I wonder whether the process ordinarily referred to as growing up is not actually a process of growing down.
Leopold suggests as people gain life experience, they actually lose sight of what is essential about life—a sometimes childlike sense of wonder at the world. The clutter of life diminishes people; hence they grow down rather than up. Although he says this with a touch of humor, the sentiment is a wake-up call to adults who have lost their sense of wonder and need to take steps to find it again.
The cowman ... has not learned to think like a mountain.
People think about short-term gains, but a mountain may be said to have a longer view of things. If people could only learn to think like mountains, they would avoid the practices that benefit people now but make larger problems in the future. He specifically cites the Dust Bowl and soil erosion as evidence humans have not learned to "think like a mountain."
They acclaimed the superior virtues of the frontiersman, but they strove ... to make an end of the frontier.
This criticism is leveled at politicians who claim that the virtues attributed to the frontiersmen (such as bravery, resilience, determination, individuality, and hard work) are worthy of praise. These are the same leaders who make policy that will result in the eradication of the frontier.
The discrepancy between the words and actions of those in decision-making roles is a frustration to Leopold and may be one motivator for some of his writing. Perhaps if people understood how humans and nature are connected, they could make better political and economic decisions about how best to conserve wilderness.
Freedom from fear has arrived, but a glory has departed from the green lagoons.
Leopold speculates that the green lagoons of the Colorado Delta have likely become safer (only for cows), and he laments this possibility. He recalls his time spent there as one of adventure and amazement. Making it safer brings freedom from fear, but another kind of freedom—the freedom to seek and find adventure—will have disappeared.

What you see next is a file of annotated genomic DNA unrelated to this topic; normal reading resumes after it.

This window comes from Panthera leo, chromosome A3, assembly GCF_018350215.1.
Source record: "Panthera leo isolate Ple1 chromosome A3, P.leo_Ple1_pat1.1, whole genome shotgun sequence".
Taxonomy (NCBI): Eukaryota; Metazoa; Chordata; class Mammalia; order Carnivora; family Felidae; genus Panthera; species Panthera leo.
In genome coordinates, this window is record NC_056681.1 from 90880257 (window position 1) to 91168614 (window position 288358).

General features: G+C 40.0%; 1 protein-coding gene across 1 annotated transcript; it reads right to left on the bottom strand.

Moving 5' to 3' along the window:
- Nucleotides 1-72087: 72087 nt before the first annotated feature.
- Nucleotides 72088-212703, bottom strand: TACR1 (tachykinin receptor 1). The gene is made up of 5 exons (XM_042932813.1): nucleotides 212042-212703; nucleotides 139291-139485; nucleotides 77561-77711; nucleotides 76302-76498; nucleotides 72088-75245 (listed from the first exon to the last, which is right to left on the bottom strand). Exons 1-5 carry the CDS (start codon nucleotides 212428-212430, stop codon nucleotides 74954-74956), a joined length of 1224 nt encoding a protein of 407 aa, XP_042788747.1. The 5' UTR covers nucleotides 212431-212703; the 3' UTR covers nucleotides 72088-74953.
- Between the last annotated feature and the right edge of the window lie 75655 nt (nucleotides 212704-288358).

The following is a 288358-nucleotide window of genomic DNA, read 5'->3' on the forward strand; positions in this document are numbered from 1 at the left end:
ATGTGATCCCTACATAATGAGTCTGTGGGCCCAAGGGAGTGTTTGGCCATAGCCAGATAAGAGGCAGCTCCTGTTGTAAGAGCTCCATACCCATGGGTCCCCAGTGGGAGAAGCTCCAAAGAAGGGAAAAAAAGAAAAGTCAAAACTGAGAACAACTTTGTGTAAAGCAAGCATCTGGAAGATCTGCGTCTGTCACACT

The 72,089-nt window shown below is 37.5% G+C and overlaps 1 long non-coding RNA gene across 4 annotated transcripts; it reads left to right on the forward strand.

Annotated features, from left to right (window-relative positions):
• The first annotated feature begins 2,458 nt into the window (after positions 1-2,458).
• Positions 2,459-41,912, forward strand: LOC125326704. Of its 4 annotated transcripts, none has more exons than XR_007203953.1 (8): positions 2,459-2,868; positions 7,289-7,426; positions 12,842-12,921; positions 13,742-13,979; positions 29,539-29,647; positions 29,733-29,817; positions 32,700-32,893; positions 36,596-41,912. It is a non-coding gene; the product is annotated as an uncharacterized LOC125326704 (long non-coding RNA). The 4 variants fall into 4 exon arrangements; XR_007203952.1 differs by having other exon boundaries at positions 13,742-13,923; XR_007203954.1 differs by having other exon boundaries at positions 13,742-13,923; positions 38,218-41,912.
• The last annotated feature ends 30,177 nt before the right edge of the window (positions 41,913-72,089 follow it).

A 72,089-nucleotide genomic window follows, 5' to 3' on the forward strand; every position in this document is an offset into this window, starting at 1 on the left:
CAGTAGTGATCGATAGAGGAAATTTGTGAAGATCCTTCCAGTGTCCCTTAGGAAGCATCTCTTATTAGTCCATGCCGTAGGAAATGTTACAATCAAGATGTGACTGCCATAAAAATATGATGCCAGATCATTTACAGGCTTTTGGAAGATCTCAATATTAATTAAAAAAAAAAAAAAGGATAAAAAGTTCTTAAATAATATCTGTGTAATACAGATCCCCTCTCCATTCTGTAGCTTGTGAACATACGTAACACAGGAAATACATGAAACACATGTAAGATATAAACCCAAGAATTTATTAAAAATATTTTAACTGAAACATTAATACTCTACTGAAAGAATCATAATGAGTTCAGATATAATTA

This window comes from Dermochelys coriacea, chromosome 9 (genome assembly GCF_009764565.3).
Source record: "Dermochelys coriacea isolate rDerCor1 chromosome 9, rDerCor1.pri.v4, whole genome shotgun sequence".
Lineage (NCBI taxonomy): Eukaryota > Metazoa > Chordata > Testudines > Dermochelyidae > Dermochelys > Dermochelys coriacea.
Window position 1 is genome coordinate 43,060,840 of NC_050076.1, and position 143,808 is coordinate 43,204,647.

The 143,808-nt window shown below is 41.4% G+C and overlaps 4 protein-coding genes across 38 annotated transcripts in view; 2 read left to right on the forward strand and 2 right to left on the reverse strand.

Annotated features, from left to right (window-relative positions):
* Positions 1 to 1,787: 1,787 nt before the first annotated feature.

Education, I fear, is learning to see one thing by going blind to another.
Throughout his writing Leopold has concerns that people in general are not attentive to nature, and this makes them both miss out on its wonder and make poor decisions regarding its care. Much of his disappointment in this matter is targeted toward those who should know better—the professors, experts, policymakers, and even conservationists who seem to know so much and understand so little.
Here he suggests that obtaining knowledge of one sort—academic—means giving up understanding of another, vital ethical sort.
Wilderness is the raw material out of which man has hammered the artifact called civilization.
Leopold traces the diversity of the world's civilizations to the inherent diversity in the "raw material" used to build them. He sees a beauty in this diversity and worries that the disappearance of wilderness will hasten a disappearance of the unique features of different cultures.
The land ethic ... enlarges the boundaries of the community to include ... the land.
Leopold's land ethic rests on the expansion of human understanding of what constitutes a community. He argues that ethics governs how we treat others in our community. He suggests expanding the definition of community to include the soils, waters, plants, and animals that live on the land. He uses the term land to encompass these parts of the environment.
Conservation is a state of harmony between men and land.
This statement sums up Leopold's understanding of conservation. He sees conservation as a state of being, not only as a process or set of laws. Conservation is a way of living in which humanity, plants, animals, solids, and water are all in "harmony" with each other.